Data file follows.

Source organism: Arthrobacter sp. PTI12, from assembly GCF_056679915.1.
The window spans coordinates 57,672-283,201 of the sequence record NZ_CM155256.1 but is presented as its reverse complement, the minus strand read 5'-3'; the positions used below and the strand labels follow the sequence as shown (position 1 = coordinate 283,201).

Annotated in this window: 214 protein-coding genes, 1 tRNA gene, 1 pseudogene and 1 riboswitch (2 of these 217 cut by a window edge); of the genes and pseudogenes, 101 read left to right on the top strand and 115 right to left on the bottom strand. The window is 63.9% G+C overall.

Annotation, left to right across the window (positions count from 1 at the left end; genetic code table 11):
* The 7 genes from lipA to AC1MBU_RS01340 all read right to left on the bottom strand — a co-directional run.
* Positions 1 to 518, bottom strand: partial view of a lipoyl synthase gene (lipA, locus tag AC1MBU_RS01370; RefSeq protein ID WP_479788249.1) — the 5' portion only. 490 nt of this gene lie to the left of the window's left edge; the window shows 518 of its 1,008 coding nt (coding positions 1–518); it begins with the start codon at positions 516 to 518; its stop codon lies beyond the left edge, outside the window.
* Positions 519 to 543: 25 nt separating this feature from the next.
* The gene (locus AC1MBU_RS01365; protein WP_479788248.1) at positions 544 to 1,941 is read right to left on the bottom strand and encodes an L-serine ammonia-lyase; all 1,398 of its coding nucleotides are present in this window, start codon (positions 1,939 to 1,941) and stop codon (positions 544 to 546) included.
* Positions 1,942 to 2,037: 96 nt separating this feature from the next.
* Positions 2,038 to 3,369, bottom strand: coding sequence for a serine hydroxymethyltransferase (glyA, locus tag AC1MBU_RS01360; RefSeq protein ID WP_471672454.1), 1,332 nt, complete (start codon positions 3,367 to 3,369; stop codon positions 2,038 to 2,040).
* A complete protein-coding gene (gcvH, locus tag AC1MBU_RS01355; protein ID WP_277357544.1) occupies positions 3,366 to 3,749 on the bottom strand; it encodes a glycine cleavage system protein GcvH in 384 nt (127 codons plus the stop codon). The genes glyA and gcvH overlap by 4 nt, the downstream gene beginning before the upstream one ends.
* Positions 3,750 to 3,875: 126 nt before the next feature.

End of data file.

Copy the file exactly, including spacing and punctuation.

Source organism: Arthrobacter sp. PTI12, from assembly GCF_056679915.1.
The window spans coordinates 57,672-283,201 of the sequence record NZ_CM155256.1 but is presented as its reverse complement, the minus strand read 5'-3'; the positions used below and the strand labels follow the sequence as shown (position 1 = coordinate 283,201).

Annotated in this window: 214 protein-coding genes, 1 tRNA gene, 1 pseudogene and 1 riboswitch (2 of these 217 cut by a window edge); of the genes and pseudogenes, 101 read left to right on the top strand and 115 right to left on the bottom strand. The window is 63.9% G+C overall.

Annotation, left to right across the window (positions count from 1 at the left end; genetic code table 11):
* The 7 genes from lipA to AC1MBU_RS01340 all read right to left on the bottom strand — a co-directional run.
* Positions 1 to 518, bottom strand: partial view of a lipoyl synthase gene (lipA, locus tag AC1MBU_RS01370; RefSeq protein ID WP_479788249.1) — the 5' portion only. 490 nt of this gene lie to the left of the window's left edge; the window shows 518 of its 1,008 coding nt (coding positions 1–518); it begins with the start codon at positions 516 to 518; its stop codon lies beyond the left edge, outside the window.
* Positions 519 to 543: 25 nt separating this feature from the next.
* The gene (locus AC1MBU_RS01365; protein WP_479788248.1) at positions 544 to 1,941 is read right to left on the bottom strand and encodes an L-serine ammonia-lyase; all 1,398 of its coding nucleotides are present in this window, start codon (positions 1,939 to 1,941) and stop codon (positions 544 to 546) included.
* Positions 1,942 to 2,037: 96 nt separating this feature from the next.
* Positions 2,038 to 3,369, bottom strand: coding sequence for a serine hydroxymethyltransferase (glyA, locus tag AC1MBU_RS01360; RefSeq protein ID WP_471672454.1), 1,332 nt, complete (start codon positions 3,367 to 3,369; stop codon positions 2,038 to 2,040).
* A complete protein-coding gene (gcvH, locus tag AC1MBU_RS01355; protein ID WP_277357544.1) occupies positions 3,366 to 3,749 on the bottom strand; it encodes a glycine cleavage system protein GcvH in 384 nt (127 codons plus the stop codon). The genes glyA and gcvH overlap by 4 nt, the downstream gene beginning before the upstream one ends.
* Positions 3,750 to 3,875: 126 nt before the next feature.